“The replacement of lead service lines is an important step in making City of Benton Harbor homes lead safe,” said Elizabeth Hertel, Michigan Department of Health and Human Services (MDHHS) Director. “It’s important that Benton Harbor families continue to use filters or bottled water for cooking, drinking, brushing teeth, rinsing foods and mixing powdered infant formula until they have their free home lead inspection from MDHHS to ensure there are not additional sources of lead in their homes from paint or plumbing.”
“EGLE is proud to work with the City of Benton Harbor along with our state partners and U.S. EPA on this critical infrastructure project,” said Liesl Clark, Michigan Department of Environment, Great Lakes, and Energy (EGLE) Director. “These new copper service lines and our ongoing technical support to the city’s drinking water plant will improve the long-term reliability and safety of Benton Harbor’s drinking water infrastructure and help rebuilding people’s trust and confidence in their water.”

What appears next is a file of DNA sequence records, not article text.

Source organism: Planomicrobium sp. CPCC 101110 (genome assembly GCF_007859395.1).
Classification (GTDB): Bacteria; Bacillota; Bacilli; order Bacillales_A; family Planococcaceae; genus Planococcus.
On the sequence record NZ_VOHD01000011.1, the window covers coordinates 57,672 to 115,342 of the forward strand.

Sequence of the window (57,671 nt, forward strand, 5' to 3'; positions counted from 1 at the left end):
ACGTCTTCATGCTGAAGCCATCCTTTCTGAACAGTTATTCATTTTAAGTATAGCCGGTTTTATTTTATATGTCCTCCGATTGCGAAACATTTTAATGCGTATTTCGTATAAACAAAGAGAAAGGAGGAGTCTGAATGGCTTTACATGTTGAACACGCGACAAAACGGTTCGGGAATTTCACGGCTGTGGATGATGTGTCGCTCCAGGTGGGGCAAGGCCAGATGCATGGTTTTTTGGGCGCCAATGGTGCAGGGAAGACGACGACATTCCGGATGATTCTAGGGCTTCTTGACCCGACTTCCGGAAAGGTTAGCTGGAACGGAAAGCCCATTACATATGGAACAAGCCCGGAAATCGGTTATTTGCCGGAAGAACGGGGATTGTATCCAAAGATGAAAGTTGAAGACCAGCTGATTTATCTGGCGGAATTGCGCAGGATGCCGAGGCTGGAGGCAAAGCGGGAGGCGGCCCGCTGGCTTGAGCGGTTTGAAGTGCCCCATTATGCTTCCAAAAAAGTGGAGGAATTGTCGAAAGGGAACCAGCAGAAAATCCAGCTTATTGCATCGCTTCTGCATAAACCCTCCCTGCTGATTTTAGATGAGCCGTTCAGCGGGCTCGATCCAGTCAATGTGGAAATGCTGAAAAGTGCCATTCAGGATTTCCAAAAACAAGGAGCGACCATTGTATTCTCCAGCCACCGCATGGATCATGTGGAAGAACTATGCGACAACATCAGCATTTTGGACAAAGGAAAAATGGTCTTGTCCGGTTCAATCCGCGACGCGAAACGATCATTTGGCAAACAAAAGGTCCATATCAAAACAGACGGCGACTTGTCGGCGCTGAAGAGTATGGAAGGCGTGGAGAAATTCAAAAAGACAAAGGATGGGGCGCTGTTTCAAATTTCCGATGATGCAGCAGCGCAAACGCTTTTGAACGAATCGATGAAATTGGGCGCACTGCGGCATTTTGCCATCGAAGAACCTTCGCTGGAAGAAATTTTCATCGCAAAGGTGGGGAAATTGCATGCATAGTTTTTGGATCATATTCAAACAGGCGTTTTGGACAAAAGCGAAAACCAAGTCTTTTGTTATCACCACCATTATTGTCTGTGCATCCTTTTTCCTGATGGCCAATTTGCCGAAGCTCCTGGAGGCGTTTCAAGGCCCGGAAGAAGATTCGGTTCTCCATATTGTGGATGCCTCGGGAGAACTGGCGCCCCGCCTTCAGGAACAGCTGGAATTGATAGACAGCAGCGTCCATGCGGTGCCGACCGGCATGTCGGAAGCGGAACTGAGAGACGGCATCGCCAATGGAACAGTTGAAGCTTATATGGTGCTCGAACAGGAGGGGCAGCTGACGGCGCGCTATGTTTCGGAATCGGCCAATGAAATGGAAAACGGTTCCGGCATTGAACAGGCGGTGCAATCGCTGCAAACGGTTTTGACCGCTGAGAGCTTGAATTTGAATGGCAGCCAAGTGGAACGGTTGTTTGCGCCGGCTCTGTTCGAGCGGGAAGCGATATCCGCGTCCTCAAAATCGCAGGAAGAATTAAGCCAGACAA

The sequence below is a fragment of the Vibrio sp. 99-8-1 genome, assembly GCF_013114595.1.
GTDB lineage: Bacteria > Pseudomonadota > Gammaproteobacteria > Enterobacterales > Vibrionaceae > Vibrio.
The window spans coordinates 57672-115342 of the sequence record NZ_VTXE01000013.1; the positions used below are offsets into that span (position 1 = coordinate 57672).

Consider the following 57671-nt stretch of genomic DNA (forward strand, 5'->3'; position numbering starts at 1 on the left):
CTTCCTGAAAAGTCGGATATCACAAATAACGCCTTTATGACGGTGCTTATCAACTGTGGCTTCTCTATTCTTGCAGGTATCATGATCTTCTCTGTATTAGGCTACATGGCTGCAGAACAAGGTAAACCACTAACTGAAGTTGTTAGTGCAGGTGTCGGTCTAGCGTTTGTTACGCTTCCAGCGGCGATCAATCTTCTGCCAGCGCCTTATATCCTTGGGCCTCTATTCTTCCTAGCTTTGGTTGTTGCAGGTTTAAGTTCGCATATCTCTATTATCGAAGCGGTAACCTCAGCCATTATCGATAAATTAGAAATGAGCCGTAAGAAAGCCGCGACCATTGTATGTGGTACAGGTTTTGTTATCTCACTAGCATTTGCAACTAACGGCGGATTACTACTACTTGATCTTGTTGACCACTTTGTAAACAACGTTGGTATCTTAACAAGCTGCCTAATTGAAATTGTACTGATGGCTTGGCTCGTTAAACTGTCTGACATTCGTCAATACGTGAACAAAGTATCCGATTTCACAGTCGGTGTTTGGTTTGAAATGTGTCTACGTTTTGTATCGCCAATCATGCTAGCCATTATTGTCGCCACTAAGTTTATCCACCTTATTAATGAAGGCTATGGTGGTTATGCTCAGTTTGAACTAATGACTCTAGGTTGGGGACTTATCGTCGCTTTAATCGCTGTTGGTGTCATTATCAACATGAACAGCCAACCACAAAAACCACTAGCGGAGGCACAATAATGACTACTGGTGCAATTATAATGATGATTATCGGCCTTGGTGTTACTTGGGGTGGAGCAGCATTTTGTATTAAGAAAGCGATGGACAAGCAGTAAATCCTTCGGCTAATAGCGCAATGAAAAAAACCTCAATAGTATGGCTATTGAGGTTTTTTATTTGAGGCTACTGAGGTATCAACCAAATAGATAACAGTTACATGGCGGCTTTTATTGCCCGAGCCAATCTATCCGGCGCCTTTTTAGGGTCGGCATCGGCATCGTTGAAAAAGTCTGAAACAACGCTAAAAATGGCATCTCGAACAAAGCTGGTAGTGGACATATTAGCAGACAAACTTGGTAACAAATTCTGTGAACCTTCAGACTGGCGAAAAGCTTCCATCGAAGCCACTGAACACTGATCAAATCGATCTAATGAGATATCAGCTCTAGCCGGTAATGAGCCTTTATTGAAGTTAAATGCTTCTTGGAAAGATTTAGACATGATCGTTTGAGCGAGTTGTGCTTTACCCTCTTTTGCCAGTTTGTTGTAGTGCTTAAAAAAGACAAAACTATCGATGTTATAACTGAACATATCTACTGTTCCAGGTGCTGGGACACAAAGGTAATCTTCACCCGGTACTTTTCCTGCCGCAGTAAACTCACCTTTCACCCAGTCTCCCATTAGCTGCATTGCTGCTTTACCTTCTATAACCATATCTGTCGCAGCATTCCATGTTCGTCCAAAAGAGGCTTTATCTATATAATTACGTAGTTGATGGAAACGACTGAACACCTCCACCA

“EPA was pleased to support the successful effort to replace lead service lines throughout Benton Harbor,” said EPA Region 5 Administrator Debra Shore. “Every American has the right to drink water that is free from lead and other contaminants, but there are still 6 to 10 million lead services lines in cities and towns across the country, many of which are in communities of color and low-income neighborhoods. The Bipartisan Infrastructure Law provides $15 billion to communities to replace those lead pipes so American families will no longer have to fear the harmful health effects caused by lead and other pollutants in their water.”
“Replacing the lead service lines required an all-hands-on-deck effort from local, state and federal officials working together to serve every household and business in the community,” said U.S. Rep. Fred Upton (R-St. Joe). “I was glad to be a partner working with all the leaders and hard-working construction folks of Southwest Michigan to get the job done early.”